… and with that provision, Section 8(a) is avoided.  A company then goes through a comment, review and amendment process with the SEC which ultimately results in the SEC informing the company that it has cleared comments.  A company then files a letter with the SEC, relying on another rule (Rule 461) requesting that the registration statement become effective.  Technically the request is that the SEC accelerate the effectiveness of the registration statement so that a company does not have to file a final amendment removing the “delaying amendment” language and adding Section 8(a) language and then waiting 20 days for the registration statement to go effective.

    The reasons that Section 8(a) is not used in practice are twofold. The first is that a company and its attorneys, auditors and underwriters believe that there is too much risk of litigation associated with forgoing SEC review. If the registration statement disclosures are later shown to have shortcomings, the unusual lack of SEC review adds fuel to the plaintiff’s lawyer’s claims. However, the SEC does not conduct a merit review, but rather just reviews to determine if the disclosures comply with the rules and regulations. Not only does the SEC not pass on whether a deal is good or bad, but making a statement to the contrary is a criminal offense and Item 501 of Regulation S-K specifically requires a disclaimer on the subject with suggested language, to wit:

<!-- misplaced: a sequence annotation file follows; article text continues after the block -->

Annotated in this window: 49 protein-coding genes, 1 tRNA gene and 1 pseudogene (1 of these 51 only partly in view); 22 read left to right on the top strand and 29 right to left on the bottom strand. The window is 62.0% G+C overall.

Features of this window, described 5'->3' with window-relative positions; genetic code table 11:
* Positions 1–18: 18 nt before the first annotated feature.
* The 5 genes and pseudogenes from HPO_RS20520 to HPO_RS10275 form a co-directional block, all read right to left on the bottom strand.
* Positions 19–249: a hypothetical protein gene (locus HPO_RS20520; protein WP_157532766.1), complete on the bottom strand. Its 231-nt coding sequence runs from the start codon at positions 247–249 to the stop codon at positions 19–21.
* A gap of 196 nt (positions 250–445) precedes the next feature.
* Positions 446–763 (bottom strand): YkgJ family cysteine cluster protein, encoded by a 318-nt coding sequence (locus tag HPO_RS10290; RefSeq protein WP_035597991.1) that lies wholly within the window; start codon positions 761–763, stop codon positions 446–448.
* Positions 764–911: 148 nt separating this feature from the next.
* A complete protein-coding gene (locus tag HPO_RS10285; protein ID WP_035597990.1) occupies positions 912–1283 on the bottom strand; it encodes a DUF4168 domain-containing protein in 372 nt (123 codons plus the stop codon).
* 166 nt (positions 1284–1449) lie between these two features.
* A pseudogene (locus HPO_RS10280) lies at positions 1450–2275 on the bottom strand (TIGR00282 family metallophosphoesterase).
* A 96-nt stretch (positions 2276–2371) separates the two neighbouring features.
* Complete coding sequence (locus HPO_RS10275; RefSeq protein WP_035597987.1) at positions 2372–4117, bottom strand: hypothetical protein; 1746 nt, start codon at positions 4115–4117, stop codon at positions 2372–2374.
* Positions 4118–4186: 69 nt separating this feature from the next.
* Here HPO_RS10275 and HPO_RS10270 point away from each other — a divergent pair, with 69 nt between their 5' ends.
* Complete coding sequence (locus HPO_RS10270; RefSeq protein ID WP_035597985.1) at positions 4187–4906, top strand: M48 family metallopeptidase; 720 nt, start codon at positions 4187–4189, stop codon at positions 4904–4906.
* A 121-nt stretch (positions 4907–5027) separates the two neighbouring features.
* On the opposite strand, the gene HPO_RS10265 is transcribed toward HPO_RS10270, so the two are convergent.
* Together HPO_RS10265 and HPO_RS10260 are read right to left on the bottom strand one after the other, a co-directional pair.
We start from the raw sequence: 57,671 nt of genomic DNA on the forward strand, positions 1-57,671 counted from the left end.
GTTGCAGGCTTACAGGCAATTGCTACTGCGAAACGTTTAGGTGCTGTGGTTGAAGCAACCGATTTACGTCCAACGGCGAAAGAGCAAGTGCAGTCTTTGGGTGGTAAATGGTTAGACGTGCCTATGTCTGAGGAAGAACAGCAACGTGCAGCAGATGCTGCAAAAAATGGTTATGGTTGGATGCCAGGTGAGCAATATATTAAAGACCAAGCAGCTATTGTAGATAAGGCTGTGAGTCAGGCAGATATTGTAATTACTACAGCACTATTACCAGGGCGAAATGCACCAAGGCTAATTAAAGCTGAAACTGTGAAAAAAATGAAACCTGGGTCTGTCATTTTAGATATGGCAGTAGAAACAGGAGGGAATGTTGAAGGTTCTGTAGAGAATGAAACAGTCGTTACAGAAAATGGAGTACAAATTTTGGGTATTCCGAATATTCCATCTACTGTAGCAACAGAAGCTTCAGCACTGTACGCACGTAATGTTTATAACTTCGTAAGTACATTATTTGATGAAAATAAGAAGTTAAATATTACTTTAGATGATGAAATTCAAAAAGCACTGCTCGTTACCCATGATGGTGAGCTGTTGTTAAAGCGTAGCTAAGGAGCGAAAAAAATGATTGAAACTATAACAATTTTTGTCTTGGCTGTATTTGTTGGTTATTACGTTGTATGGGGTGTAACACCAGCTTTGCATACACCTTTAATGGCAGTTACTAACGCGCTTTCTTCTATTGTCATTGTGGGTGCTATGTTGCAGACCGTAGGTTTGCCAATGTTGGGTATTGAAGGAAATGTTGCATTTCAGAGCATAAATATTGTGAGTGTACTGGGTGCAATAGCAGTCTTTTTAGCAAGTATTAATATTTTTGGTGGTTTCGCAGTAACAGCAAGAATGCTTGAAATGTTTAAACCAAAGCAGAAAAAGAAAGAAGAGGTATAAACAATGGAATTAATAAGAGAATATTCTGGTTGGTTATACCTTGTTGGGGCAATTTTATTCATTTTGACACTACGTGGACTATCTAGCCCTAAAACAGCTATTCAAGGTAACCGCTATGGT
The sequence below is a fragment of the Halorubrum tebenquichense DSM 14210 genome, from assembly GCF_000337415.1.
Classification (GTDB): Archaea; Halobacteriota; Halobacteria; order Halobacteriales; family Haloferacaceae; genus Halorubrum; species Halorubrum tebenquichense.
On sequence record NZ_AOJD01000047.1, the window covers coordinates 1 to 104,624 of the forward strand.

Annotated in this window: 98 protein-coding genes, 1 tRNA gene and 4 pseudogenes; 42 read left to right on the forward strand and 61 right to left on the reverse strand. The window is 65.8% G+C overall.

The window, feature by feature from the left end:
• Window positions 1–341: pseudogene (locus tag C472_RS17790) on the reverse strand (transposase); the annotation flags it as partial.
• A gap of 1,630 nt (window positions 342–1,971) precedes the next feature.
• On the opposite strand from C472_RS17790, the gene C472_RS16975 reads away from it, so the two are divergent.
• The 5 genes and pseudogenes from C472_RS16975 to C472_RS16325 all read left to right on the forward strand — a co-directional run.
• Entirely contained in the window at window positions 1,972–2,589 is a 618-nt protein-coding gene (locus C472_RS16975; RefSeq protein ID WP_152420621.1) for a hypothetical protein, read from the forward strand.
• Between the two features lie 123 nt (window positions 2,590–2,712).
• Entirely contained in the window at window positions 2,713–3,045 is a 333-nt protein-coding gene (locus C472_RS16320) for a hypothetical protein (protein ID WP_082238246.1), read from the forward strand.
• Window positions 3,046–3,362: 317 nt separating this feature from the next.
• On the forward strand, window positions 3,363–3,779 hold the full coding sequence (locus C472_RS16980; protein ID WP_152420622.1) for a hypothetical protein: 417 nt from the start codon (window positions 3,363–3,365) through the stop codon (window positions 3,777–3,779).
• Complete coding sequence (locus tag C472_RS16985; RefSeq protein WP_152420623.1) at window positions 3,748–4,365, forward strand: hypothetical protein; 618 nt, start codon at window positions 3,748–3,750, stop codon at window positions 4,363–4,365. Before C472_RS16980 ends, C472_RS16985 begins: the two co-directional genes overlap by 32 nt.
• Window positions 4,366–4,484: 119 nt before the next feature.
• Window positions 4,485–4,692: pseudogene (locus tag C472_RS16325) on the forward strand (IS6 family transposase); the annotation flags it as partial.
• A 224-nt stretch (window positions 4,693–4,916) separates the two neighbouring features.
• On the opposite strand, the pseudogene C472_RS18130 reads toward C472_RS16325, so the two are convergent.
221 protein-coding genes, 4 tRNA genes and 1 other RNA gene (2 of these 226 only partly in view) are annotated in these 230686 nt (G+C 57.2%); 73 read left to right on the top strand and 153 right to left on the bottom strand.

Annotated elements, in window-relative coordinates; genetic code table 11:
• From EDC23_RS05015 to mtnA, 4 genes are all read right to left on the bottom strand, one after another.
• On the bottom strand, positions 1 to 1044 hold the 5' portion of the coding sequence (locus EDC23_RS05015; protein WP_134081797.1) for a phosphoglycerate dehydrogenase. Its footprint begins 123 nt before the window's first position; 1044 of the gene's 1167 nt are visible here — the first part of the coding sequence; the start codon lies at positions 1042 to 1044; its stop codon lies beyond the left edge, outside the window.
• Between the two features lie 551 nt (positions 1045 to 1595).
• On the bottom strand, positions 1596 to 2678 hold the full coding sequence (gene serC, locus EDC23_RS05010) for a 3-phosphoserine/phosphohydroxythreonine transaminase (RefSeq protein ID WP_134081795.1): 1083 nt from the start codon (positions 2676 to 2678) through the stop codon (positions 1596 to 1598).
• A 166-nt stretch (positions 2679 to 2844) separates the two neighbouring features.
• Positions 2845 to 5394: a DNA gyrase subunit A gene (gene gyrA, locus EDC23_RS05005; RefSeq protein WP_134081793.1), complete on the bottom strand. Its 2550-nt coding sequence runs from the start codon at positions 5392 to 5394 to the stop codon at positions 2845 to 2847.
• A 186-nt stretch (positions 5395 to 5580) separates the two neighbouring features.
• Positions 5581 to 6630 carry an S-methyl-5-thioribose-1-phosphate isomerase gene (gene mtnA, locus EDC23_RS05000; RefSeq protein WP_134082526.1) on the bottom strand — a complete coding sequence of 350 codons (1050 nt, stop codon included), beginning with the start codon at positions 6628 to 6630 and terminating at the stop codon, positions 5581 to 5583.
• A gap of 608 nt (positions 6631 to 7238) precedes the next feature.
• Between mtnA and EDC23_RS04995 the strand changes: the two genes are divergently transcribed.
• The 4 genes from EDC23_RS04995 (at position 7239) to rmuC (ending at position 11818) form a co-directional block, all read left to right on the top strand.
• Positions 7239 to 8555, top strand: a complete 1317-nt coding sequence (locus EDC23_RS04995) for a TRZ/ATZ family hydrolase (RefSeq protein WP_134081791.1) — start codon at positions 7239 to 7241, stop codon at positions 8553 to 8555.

Neither the Securities and Exchange Commission nor any state securities commission has approved or disapproved of these securities or passed upon the adequacy or accuracy of this prospectus. Any representation to the contrary is a criminal offense.

    It seems that if a company has competent counsel and the underwriter has competent counsel, they can together review the disclosures to determine if they are accurate and complete. Moreover, the fact is that if the stock price goes way down, the company is likely to face an investor lawsuit anyway, regardless of what the SEC reviews or doesn’t review. Besides, risk factors are designed to warn investors of potential issues, and Gossamer did so with its newest SEC filing adding the following risk factor: